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In a different thread, a user stated the following about events preceding or following other events:

However, if the two events are causally connected ("event A causes event B"), the causal order is preserved (i.e. "event A precedes event B") in all frames of reference.

My question is what does "causally connected" really mean? What does "causes" mean? Further, given that we know that we can have instantaneous effects in typical quantum processes (e.g. flip the polarizer, effect on another a reading light years away, even though we cannot transmit useful information with this), does that not constitute "causing" for the purpose of this statement?

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Further, given that we know that we can have instantaneous effects in typical quantum processes (e.g. flip the polarizer, effect on another a reading light years away, even though we cannot transmit useful information with this), does that not constitute "causing" for the purpose of this statement?

Correct, that does not constitute "causing" in this context. For the same reason I wouldn't call this sort of thing an "effect." It's really just a correlation.

In general, causality is just what you'd think it is: if event A causes event B, that means the physical state at (location,time) B has some logical/mathematical dependency on the physical state at (location,time) A, such that what happens at A influences what happens at B. Just how that dependency is expressed depends on which physical theory you're using. In classical mechanics, the dependency exists if a particle is able to travel from A to B. In quantum field theory, the dependency exists if quantum operators at A and B don't commute with each other. And so on. The exact mathematical expressions can get a bit technical if you're not familiar with the theories, but they're all expressing that same underlying idea.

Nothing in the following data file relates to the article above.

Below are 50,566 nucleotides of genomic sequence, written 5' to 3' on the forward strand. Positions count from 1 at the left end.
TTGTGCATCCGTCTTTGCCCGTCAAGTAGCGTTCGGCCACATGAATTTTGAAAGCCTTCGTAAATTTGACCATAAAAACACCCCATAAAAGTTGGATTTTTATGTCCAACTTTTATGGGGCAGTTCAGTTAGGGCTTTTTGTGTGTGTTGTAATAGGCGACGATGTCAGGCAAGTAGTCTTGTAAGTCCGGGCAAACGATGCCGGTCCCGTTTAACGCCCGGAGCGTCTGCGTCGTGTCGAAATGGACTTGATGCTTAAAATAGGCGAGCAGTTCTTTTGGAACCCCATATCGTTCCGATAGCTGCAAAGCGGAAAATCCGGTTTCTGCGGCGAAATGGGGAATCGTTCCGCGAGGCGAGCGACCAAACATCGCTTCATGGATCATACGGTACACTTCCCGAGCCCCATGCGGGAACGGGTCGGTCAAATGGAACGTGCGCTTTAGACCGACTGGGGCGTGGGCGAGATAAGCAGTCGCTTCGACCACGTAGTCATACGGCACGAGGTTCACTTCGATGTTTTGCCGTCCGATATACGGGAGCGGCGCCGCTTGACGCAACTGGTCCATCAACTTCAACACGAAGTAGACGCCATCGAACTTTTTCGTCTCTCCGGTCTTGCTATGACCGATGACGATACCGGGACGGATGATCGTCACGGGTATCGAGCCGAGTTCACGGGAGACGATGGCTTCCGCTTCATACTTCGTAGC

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The idea that there are instantaneous effects of the kind you describe is wrong. It assumes wrongly that if the outcomes of measurements are described by stochastic variables. Given that false assumption those variables have to be non-local to reproduce the correlations predicted by quantum mechanics. Quantum mechanics isn't a theory about classical stochastic variables. Rather, the physical quantities that describe the evolution of a quantum system are Hermitian operators that evolve entirely locally:

http://xxx.lanl.gov/abs/quant-ph/9906007

http://arxiv.org/abs/1109.6223

These operators describe physical reality as being a more complex structure than the universe as described by classical physics that, in some approximations, resembles multiple non-interacting versions of the world as described by classical physics.

For each measurement there will be two versions of the measuring apparatus after the measurement. One of the versions of the measuring apparatus will record spin up, the other will record spin down. When a joint measurement is done on records of each result they then become correlated.

In quantum mechanics, causation is described by the patterns of dependence among Heisenberg picture observables and these patterns do not change with changes of reference frame.

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